• In Optional Arguments, you can provide additional information that your function requires such as a constant or method. You can also add multiple versions of the same function, but change the feature computation by specifying different argument values for the arguments for each field.

  • For the Generated Feature Name, you can specify the name that the app assigns to the feature.

  • In Description, you can capture any information that pertains to the custom function.

The following table illustrates a custom feature table with one entry. Select the row to perform operations such as editing the function script or deleting the function from the table. You can also create a new custom function from the feature table options. Select the check box to select the function for computation.

The custom feature table contains information for the function CustomZeroCrossings. The selection check box is on the left. The remaining columns, from left to right, contain the function name, the optional arguments, the generated feature name and the feature description. The row is blue because it is selected. A tooltip describing the Open selected custom function option is on the right.

From the custom feature table, you can also select multiple functions to compute multiple features at once, add new features, edit features that are already in the table, and delete features from the table.

The custom feature table contains multiple function. Two features are selected to allow applying the computations at once.

The custom feature table lets you specify arguments to pass to the function. In the following figure, the custom function myCustomFunc computes the number of zero crossings when the argument is Crossing and the number of sign changes when the argument is Sign.The generated feature name is unique for each argument specification.

The custom feature table contains the same function name for both features. The second generated feature name appends _1 to the name of the first generated feature name.

The app stores custom signal features and custom spectral features in separate tables. To restore the time-domain Custom Feature tab and custom feature table, select any signal variable in the Variables pane and select Time-Domain Features > Custom Features. Similarly, for spectral features, select any spectrum variable and then select Time-Domain Features > Custom Features.

You can restore the feature table only during the session in which you create it. Saved sessions retain all the features you computed, but not the table itself.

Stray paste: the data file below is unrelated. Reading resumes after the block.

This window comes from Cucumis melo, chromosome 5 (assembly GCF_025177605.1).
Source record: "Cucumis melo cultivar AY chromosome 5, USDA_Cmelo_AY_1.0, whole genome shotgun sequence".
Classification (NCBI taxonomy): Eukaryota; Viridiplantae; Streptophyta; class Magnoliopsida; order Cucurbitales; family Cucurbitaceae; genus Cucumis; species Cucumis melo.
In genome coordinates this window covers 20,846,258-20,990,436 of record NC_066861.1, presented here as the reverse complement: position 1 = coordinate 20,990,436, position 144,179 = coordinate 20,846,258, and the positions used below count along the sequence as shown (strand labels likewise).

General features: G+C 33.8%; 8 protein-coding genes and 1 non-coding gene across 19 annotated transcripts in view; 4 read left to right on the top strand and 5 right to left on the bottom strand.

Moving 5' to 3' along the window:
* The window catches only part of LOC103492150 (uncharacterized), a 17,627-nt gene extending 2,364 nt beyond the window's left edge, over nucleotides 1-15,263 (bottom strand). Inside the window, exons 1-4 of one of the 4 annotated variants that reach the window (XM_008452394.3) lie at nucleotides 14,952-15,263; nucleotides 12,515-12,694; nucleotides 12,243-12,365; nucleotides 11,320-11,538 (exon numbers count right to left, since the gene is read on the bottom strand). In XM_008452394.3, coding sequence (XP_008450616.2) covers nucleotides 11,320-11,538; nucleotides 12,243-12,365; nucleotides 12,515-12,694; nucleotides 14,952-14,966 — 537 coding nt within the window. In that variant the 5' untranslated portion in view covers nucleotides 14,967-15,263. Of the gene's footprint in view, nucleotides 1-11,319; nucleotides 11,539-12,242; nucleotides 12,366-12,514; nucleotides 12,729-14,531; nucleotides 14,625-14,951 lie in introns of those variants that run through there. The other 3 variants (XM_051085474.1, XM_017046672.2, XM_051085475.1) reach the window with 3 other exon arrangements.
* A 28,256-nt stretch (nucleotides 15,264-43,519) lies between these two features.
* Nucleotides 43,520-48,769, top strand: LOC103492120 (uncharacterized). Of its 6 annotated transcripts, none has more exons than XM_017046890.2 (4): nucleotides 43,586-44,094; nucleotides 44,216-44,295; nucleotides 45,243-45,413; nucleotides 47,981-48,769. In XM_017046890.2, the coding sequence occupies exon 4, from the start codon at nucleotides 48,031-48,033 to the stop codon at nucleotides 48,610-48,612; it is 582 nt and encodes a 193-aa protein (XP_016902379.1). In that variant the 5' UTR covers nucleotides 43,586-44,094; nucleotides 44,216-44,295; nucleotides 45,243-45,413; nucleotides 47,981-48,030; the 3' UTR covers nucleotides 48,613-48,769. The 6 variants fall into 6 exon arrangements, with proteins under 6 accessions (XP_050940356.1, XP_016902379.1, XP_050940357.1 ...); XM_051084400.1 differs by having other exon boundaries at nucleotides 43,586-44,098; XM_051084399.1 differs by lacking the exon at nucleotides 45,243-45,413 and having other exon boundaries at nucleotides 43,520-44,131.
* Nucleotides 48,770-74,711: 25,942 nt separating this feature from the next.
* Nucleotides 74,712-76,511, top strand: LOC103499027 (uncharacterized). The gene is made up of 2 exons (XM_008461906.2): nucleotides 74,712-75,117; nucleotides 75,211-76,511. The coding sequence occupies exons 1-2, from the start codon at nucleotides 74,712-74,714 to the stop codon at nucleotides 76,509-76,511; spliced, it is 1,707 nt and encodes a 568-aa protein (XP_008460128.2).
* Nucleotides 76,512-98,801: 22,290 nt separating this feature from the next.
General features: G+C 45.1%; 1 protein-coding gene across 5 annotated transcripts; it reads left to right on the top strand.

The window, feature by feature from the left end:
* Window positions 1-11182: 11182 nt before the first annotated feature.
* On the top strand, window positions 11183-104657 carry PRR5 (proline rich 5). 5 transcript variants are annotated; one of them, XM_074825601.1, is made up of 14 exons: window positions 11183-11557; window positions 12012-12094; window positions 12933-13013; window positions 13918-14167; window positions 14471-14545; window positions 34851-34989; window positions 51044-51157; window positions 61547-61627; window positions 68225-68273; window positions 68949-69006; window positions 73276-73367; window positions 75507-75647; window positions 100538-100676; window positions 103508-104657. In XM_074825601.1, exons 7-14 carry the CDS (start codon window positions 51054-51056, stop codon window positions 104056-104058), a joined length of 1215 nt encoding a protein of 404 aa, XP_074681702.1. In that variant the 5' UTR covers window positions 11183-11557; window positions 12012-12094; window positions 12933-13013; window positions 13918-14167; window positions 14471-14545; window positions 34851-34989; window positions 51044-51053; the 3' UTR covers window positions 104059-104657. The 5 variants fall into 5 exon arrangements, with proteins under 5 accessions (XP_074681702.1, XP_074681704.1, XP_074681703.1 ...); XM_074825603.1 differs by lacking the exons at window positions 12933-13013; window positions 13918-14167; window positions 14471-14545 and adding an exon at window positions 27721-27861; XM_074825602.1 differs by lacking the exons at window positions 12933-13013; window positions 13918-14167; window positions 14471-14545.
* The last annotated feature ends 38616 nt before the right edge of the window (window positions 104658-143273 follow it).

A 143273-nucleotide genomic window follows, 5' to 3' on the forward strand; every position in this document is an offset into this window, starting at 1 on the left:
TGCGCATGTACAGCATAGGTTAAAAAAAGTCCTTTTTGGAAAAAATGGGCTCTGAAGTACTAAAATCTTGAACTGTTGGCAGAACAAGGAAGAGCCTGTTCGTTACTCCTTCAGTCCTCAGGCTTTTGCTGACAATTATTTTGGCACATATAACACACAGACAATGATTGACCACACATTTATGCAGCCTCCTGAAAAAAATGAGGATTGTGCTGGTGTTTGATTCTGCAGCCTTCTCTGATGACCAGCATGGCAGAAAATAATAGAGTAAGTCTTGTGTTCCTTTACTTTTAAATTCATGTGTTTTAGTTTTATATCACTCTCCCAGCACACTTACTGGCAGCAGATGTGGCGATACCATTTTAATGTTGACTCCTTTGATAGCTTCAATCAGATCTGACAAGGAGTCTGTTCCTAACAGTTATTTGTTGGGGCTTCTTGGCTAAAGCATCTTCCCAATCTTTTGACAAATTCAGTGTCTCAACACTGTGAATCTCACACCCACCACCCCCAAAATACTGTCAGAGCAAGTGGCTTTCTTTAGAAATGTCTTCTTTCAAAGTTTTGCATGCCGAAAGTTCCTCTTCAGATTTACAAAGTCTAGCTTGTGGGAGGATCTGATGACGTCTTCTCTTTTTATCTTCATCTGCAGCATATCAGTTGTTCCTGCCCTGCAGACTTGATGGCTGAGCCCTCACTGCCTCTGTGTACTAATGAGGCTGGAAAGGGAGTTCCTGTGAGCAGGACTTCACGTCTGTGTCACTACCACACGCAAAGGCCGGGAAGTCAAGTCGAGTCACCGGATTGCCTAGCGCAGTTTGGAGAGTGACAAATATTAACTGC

Examples of Custom Feature Functions

Possible custom feature functions range from direct use of existing MATLAB functions to multipurpose functions that can provide a variety of feature types depending on what optional arguments you specify.

Use MATLAB Functions Directly

Some MATLAB functions already use the syntax that custom feature functions require. For example, consider the function meanfreq in Signal Processing Toolbox™. This function uses the syntax freq = meanfreq(x,fs). In this syntax, x is the spectral data variable and fs is the independent variable. You can use this function to generate frequency-domain custom features simply by typing meanfreq, as the following figure shows.

meanfreq is specified in for the bottom option

Create Custom Features That Require Only Data Variables

Although the custom feature template includes arguments for both the data variable and the independent variable, you can create functions that require just the data variable. For example, the following code creates the feature customZeroCrossings, which requires only signal data and not time. Although the function syntax includes all arguments, the feature value calculation uses only the signal data. This code excludes the template text comments, but you can choose whether to include them in or exclude them from your function.

function Feature = CustomZeroCrossings(DataVariable,IndependentVariable,varargin)
zcd = dsp.ZeroCrossingDetector;
Feature = double(zcd(DataVariable));    %Assign the computed feature here

Create Custom Features That Require Both Data Variables and Independent Variables

The following code example shows a more complex custom feature, mySignChange, that uses both the signal values and the time.

function Feature = mySignChange(DataVariable,IndependentVariable,varargin)
timeVector = time2num(IndependentVariable, "seconds");
dt = diff(timeVector);
dx = diff(DataVariable);
slope = dx./dt;
slope_sign = sign(slope);
Feature = numel(find(diff(slope_sign)));

Use Additional Arguments

You can use the optional arguments to provide special data constants or to select processing options. In the following function, myCustomFunction, you can compute either slope sign changes or zero crossings, depending on whether you set the optional argument to Sign or Crossing.

function Feature = myCustomFunc(DataVariable,IndependentVariable,varargin)

% Extract underlying additional input from varargin
if ~isempty(varargin)
    FeatureType = varargin{:};CustomZeroCrossing1
    FeatureType = FeatureType{:};    

% Compute feature based on the FeatureType that has been passed in as input 
switch FeatureType
    case {'Sign','sign'}
        timeVector = time2num(IndependentVariable, "seconds");
        dt = diff(timeVector);
        dx = diff(DataVariable);
        slope = dx./dt;
        slope_sign = sign(slope);
        Feature = numel(find(diff(slope_sign)));
    case {'Crossing', 'crossing'}
        zcd = dsp.ZeroCrossingDetector;
        Feature = double(zcd(DataVariable));

To compute both types of feature from this code, add the feature to custom feature table twice, using the first argument for the first entry and the second argument for the second entry. Then select both and click Apply.

See Also